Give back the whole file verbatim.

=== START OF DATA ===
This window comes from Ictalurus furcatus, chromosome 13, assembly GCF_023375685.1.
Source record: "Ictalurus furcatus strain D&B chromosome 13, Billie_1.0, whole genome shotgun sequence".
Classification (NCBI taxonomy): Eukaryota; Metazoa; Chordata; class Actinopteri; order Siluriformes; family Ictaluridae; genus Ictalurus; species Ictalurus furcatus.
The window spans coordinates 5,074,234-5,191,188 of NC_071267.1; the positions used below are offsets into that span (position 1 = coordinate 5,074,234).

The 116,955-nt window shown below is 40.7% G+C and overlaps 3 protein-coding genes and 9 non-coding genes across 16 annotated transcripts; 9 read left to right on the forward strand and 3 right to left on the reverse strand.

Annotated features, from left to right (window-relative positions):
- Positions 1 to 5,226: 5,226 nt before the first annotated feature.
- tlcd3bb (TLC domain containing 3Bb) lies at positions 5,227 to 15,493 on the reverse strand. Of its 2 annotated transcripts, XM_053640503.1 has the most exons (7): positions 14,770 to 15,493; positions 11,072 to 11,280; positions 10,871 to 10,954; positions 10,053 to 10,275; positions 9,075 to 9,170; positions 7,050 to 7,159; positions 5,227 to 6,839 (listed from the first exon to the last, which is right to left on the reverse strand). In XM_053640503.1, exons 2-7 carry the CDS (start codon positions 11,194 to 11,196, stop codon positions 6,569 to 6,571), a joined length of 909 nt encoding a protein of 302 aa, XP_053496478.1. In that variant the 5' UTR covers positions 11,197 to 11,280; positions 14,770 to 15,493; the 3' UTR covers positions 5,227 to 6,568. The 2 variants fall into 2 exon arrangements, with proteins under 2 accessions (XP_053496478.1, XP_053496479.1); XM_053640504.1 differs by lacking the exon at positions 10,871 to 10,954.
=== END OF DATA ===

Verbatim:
This window comes from Ictalurus furcatus, chromosome 13, assembly GCF_023375685.1.
Source record: "Ictalurus furcatus strain D&B chromosome 13, Billie_1.0, whole genome shotgun sequence".
Classification (NCBI taxonomy): Eukaryota; Metazoa; Chordata; class Actinopteri; order Siluriformes; family Ictaluridae; genus Ictalurus; species Ictalurus furcatus.
The window spans coordinates 5,074,234-5,191,188 of NC_071267.1; the positions used below are offsets into that span (position 1 = coordinate 5,074,234).

The 116,955-nt window shown below is 40.7% G+C and overlaps 3 protein-coding genes and 9 non-coding genes across 16 annotated transcripts; 9 read left to right on the forward strand and 3 right to left on the reverse strand.

Annotated features, from left to right (window-relative positions):
- Positions 1 to 5,226: 5,226 nt before the first annotated feature.
- tlcd3bb (TLC domain containing 3Bb) lies at positions 5,227 to 15,493 on the reverse strand. Of its 2 annotated transcripts, XM_053640503.1 has the most exons (7): positions 14,770 to 15,493; positions 11,072 to 11,280; positions 10,871 to 10,954; positions 10,053 to 10,275; positions 9,075 to 9,170; positions 7,050 to 7,159; positions 5,227 to 6,839 (listed from the first exon to the last, which is right to left on the reverse strand). In XM_053640503.1, exons 2-7 carry the CDS (start codon positions 11,194 to 11,196, stop codon positions 6,569 to 6,571), a joined length of 909 nt encoding a protein of 302 aa, XP_053496478.1. In that variant the 5' UTR covers positions 11,197 to 11,280; positions 14,770 to 15,493; the 3' UTR covers positions 5,227 to 6,568. The 2 variants fall into 2 exon arrangements, with proteins under 2 accessions (XP_053496478.1, XP_053496479.1); XM_053640504.1 differs by lacking the exon at positions 10,871 to 10,954.